SOUTHWEST HARBOR–Although the owners of 55 Main Street were issued a cease-and-desist order on April 1, they have continued to host an outdoor vendor’s market each Saturday since.
Property owners Holly Masterson and David Horner were issued the cease-and-desist order for land use ordinance violations, which include permits for change of use, between 100-500 cubic yards of fill, and submission of a stormwater erosion plan.
“They have now submitted their site plan and stormwater plan,” said Deputy Code Enforcement Officer Jesse Dunbar, adding that they are also on the May 7 planning board agenda. “It’s being reviewed as an outdoor vendor market.”
In the violation notice, the deadline to submit the plans was April 30.
April 4 was the first Saturday an outdoor vendor market took place on the property, where fishermen and women, including Masterson, were selling lobster, scallops and oysters. Throughout the month, the list of vendors has grown to include a local farmer who has pork, chicken and honey available. Service at the market is drive-through where shoppers remain in their vehicles in order to comply with state gathering guidelines during the COVID-19 pandemic.
“I think it’s great what they are doing,” said Dunbar, adding the town would only take further enforcement action if the property owners were not responding to the notice of violation. “They are complying with the order and submitting their paperwork.”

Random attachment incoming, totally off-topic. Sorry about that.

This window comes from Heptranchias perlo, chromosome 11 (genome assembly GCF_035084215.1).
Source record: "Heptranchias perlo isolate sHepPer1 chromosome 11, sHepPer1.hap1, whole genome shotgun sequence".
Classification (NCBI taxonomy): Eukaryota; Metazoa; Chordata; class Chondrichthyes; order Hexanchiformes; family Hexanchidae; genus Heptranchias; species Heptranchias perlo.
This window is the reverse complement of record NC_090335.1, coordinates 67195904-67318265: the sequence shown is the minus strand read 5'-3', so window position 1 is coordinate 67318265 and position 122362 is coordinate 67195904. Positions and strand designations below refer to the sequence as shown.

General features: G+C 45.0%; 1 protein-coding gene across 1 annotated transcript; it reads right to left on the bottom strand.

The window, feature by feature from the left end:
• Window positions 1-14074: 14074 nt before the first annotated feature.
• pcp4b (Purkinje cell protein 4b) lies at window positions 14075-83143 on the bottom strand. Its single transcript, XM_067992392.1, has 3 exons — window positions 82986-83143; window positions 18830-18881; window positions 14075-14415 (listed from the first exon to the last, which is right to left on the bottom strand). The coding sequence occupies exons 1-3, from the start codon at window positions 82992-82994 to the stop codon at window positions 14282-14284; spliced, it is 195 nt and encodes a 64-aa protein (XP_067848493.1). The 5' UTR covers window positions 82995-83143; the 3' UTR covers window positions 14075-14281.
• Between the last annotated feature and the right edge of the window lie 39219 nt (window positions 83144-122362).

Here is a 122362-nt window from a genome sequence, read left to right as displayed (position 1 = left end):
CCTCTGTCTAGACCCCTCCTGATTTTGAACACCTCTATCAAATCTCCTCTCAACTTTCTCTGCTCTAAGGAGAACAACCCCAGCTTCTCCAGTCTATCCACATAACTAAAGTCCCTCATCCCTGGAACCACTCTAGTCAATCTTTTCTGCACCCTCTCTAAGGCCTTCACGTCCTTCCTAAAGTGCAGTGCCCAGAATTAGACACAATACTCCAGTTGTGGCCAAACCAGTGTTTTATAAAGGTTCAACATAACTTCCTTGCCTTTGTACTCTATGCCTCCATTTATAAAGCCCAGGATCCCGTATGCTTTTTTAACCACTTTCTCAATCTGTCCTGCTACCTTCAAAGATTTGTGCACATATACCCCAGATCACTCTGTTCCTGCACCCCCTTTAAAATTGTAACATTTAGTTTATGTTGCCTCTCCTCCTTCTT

An application for the property was submitted to the town last fall, according to Dunbar. According to the violation notice, it was incomplete, unpaid and was missing plans for the site and stormwater erosion. There was no response when the code enforcement officer reached out in an attempt to complete the application.
“They weren’t responding to our calls,” said Dunbar. “They have no permits whatsoever.”
During their meeting earlier this week, Selectman Chad Terry stated he would not vote in favor of the town pursuing legal action against the property owners, if that became an option. He expressed support for fishermen and women having a venue to sell their catch.
“I feel you can do what you want with your property to some extent,” he added.
“It’s not the fishermen,” said Town Manager Justin VanDongen in response. “It’s the use of the property… It’s a violation for the person who turned it into a parking lot. They just want them to make sure the standards for a parking lot are met.”